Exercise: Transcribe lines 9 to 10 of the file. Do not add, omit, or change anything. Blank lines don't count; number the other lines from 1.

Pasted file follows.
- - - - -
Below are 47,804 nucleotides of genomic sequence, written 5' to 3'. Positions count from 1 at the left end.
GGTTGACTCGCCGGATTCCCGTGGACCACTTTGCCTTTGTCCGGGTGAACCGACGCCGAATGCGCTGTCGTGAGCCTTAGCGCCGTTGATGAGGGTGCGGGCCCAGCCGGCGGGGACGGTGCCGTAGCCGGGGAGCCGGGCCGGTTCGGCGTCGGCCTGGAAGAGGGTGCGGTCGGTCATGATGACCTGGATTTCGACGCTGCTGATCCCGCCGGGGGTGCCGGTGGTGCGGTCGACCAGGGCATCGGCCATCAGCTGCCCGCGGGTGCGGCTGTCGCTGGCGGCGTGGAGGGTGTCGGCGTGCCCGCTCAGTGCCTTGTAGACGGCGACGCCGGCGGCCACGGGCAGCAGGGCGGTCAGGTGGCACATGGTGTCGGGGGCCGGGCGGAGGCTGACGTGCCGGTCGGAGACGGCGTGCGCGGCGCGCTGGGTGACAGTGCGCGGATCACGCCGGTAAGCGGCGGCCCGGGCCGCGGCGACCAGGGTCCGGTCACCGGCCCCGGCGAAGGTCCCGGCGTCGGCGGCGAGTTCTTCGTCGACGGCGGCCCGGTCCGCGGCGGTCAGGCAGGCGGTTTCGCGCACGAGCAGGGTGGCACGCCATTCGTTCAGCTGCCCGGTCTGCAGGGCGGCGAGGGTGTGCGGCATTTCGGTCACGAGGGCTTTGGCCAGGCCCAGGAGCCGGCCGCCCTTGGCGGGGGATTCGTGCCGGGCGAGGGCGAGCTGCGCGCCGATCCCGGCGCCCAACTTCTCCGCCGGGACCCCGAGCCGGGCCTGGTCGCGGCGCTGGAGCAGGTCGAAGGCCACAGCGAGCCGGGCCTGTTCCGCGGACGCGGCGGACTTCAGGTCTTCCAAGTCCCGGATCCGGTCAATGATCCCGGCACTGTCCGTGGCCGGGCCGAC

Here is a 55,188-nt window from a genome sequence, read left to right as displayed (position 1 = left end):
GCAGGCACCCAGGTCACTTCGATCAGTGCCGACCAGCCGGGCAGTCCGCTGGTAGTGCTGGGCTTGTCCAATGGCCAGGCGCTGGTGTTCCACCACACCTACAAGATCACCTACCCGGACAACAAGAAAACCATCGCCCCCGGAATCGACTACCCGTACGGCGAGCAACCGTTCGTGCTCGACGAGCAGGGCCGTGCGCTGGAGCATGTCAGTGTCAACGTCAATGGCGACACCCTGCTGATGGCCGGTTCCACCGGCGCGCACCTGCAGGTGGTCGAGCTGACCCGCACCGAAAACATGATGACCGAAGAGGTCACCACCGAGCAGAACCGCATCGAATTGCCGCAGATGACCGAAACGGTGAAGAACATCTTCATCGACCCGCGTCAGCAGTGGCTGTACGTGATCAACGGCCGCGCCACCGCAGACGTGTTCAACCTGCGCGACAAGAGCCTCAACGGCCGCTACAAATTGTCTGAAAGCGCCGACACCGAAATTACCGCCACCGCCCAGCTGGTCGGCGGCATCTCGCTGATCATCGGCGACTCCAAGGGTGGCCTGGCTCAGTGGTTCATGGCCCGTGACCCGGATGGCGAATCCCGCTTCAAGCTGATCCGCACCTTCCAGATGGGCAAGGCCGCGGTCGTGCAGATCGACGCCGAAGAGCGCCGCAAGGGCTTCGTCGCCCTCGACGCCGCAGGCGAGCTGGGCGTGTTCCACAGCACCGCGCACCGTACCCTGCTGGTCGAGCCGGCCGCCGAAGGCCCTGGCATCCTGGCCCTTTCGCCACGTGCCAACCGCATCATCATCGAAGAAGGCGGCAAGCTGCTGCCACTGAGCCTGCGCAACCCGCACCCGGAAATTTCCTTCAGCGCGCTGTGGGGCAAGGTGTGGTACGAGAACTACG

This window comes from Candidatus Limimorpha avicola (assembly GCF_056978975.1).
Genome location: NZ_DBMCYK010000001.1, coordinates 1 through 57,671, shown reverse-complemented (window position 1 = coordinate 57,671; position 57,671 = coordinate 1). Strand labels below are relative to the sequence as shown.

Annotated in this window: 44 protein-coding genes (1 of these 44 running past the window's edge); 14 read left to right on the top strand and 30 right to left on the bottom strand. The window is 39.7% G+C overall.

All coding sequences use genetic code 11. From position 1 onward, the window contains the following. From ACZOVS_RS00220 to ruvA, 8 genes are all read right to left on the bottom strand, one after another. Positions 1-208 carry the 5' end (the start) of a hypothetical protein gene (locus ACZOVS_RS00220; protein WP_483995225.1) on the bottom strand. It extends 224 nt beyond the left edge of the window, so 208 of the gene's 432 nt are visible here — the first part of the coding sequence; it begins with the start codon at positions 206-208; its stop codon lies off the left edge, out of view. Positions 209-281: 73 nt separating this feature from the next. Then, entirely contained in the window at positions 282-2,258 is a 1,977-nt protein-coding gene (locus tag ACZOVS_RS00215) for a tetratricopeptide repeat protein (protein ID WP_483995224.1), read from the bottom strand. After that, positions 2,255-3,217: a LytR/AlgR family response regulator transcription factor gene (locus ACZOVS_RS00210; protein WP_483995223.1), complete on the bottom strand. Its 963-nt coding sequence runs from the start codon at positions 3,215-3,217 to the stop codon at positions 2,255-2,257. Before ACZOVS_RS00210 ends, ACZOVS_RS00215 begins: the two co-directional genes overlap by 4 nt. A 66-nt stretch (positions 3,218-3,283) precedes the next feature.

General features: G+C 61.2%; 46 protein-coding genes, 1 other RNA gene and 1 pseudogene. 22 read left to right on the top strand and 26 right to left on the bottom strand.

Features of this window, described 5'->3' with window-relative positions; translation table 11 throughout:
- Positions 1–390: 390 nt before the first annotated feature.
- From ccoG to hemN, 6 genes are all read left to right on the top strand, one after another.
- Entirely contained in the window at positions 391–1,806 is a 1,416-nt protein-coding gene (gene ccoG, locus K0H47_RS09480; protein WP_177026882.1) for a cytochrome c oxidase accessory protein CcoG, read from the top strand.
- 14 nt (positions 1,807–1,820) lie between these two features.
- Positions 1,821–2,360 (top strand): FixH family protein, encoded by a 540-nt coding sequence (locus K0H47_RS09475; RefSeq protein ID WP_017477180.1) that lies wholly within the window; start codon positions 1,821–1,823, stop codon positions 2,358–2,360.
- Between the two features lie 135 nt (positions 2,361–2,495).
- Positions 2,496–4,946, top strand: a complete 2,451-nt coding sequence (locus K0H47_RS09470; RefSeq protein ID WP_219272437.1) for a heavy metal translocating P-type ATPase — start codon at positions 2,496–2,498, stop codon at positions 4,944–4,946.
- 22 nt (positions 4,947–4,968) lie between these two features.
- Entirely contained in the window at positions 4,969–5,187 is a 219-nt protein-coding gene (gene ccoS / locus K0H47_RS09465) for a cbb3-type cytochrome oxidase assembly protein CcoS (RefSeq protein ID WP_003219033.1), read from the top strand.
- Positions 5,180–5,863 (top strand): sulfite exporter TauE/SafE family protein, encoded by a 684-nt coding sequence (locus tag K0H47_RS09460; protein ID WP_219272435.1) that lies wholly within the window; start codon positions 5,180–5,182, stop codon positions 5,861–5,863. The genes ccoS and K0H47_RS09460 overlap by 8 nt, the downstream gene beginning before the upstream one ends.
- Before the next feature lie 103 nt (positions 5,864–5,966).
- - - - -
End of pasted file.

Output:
General features: G+C 61.2%; 46 protein-coding genes, 1 other RNA gene and 1 pseudogene. 22 read left to right on the top strand and 26 right to left on the bottom strand.

Features of this window, described 5'->3' with window-relative positions; translation table 11 throughout: